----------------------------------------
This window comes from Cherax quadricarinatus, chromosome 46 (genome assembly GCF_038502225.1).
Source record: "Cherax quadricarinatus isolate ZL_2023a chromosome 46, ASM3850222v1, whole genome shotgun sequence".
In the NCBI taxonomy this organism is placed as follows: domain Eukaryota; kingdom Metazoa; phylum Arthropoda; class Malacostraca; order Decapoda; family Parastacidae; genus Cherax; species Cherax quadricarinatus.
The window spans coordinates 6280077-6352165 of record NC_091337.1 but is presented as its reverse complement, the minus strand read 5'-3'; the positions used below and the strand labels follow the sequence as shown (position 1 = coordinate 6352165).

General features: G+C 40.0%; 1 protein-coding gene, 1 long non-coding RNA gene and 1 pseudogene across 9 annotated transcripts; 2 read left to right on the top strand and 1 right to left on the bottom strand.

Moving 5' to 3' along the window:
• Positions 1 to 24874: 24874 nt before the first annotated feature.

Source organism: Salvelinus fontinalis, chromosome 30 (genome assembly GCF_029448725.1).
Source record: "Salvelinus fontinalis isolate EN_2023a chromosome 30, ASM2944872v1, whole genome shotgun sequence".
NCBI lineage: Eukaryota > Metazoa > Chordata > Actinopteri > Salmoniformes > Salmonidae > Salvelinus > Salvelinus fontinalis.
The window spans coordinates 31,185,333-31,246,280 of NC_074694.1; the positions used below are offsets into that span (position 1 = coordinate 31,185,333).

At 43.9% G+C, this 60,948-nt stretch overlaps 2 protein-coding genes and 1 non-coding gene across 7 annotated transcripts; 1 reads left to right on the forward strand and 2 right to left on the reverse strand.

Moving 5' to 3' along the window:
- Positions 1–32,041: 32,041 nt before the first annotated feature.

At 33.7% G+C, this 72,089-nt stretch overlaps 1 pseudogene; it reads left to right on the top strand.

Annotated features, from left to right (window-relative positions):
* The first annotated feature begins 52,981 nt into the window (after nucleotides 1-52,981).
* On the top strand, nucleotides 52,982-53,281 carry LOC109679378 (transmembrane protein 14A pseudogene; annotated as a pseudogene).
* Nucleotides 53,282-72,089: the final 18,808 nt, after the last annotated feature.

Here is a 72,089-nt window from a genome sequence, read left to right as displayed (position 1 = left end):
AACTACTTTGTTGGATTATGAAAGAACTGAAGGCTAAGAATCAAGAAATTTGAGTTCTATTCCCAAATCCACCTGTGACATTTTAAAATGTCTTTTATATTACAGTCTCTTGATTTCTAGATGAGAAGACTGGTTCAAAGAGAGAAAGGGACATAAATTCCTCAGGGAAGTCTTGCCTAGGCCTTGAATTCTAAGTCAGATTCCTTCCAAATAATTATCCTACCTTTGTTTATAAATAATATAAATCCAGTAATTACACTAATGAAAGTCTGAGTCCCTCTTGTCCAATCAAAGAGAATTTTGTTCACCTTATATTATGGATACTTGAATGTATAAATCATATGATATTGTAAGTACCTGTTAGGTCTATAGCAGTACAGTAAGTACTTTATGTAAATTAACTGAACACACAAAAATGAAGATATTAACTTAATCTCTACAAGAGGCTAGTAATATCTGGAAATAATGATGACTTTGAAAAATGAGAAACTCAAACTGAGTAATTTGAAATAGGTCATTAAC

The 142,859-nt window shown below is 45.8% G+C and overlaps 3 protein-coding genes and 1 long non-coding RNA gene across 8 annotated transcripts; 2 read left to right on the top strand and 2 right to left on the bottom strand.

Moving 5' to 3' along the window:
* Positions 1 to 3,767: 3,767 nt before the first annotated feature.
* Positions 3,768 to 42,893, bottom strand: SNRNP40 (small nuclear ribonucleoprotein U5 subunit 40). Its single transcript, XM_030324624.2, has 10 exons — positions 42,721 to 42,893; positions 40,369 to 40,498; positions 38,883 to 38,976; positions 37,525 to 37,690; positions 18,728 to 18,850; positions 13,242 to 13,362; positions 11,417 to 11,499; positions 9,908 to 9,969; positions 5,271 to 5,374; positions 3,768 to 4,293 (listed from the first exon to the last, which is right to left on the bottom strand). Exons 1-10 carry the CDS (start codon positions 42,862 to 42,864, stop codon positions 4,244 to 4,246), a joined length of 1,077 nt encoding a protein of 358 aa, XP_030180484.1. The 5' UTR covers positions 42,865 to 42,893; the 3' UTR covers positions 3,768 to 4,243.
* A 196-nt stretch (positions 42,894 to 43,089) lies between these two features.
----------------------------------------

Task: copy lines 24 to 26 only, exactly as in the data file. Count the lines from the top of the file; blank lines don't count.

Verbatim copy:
* Positions 1 to 3,767: 3,767 nt before the first annotated feature.
* Positions 3,768 to 42,893, bottom strand: SNRNP40 (small nuclear ribonucleoprotein U5 subunit 40). Its single transcript, XM_030324624.2, has 10 exons — positions 42,721 to 42,893; positions 40,369 to 40,498; positions 38,883 to 38,976; positions 37,525 to 37,690; positions 18,728 to 18,850; positions 13,242 to 13,362; positions 11,417 to 11,499; positions 9,908 to 9,969; positions 5,271 to 5,374; positions 3,768 to 4,293 (listed from the first exon to the last, which is right to left on the bottom strand). Exons 1-10 carry the CDS (start codon positions 42,862 to 42,864, stop codon positions 4,244 to 4,246), a joined length of 1,077 nt encoding a protein of 358 aa, XP_030180484.1. The 5' UTR covers positions 42,865 to 42,893; the 3' UTR covers positions 3,768 to 4,243.
* A 196-nt stretch (positions 42,894 to 43,089) lies between these two features.